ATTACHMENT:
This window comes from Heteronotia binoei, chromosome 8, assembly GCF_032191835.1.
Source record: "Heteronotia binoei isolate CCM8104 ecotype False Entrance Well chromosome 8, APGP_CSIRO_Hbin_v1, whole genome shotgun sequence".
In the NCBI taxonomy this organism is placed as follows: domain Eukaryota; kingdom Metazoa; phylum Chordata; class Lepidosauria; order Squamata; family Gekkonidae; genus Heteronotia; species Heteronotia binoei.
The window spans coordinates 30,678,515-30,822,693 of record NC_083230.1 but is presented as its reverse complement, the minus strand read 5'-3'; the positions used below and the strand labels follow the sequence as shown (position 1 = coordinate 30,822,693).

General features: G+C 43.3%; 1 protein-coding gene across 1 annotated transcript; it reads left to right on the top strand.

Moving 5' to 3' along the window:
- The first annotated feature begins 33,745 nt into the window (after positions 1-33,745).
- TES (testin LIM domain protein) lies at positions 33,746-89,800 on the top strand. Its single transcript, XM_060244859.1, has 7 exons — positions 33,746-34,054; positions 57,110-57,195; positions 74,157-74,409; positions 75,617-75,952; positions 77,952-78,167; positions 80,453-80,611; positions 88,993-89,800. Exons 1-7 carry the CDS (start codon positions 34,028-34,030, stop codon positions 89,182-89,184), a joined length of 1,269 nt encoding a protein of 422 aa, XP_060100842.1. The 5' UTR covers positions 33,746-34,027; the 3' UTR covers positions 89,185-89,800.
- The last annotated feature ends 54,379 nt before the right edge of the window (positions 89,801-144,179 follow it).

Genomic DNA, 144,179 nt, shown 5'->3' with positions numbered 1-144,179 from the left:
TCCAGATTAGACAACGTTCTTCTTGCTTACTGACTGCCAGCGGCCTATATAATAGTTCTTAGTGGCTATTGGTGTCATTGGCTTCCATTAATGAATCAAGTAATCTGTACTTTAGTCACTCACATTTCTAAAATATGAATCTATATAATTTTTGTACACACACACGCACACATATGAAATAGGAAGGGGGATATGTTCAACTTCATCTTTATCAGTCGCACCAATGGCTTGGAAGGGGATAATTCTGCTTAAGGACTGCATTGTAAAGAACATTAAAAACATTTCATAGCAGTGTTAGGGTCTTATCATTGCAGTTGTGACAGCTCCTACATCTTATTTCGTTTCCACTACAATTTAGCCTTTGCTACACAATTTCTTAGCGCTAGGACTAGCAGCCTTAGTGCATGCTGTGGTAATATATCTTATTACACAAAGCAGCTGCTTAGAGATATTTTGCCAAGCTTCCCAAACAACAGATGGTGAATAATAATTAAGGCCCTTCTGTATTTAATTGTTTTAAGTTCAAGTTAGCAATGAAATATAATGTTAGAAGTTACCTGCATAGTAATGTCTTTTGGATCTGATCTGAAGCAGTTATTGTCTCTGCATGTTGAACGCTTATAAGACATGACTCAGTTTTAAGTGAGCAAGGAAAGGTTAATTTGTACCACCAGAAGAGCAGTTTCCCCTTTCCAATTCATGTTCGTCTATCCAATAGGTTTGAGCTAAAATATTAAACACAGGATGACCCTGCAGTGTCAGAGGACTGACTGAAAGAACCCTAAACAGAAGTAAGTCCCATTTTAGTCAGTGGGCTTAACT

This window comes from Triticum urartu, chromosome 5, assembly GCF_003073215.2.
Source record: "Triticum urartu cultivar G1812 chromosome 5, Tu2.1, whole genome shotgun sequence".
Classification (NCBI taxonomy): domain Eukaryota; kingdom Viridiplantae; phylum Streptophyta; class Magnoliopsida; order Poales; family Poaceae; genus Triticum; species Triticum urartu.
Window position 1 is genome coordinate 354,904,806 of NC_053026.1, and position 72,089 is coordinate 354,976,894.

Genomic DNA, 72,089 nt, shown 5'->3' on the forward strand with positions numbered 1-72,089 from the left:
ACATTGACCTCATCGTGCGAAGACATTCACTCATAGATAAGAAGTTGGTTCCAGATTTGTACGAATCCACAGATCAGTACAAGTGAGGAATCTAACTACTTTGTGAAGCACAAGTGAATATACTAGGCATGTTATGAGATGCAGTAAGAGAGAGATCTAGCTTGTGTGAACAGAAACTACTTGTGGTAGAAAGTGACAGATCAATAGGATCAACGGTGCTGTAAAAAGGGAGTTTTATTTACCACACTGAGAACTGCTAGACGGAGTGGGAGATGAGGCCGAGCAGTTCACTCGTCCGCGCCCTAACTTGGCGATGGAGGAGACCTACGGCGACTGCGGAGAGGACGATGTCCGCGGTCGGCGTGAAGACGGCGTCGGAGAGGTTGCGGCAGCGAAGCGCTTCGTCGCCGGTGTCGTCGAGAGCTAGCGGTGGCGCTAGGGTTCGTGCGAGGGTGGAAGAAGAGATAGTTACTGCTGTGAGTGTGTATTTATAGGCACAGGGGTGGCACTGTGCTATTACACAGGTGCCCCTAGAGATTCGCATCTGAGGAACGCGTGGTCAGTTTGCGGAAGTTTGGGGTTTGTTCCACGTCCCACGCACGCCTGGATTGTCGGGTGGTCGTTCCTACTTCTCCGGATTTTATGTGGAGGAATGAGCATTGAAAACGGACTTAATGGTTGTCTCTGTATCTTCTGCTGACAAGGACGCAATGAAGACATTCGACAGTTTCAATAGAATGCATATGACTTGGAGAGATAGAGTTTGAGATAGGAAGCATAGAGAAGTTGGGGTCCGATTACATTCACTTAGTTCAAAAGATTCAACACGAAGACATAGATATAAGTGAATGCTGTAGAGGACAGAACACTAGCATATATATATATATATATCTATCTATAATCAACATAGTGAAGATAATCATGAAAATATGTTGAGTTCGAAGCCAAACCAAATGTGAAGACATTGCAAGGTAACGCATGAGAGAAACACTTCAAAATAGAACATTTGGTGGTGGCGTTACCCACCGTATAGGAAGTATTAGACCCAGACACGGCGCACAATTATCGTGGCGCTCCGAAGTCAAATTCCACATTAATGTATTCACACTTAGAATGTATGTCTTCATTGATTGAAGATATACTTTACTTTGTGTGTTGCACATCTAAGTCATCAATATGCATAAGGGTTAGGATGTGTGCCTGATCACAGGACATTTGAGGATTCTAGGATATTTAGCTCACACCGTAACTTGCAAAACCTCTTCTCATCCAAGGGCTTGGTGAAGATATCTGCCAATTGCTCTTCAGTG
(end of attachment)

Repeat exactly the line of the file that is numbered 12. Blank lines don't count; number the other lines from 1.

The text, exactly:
This window comes from Triticum urartu, chromosome 5, assembly GCF_003073215.2.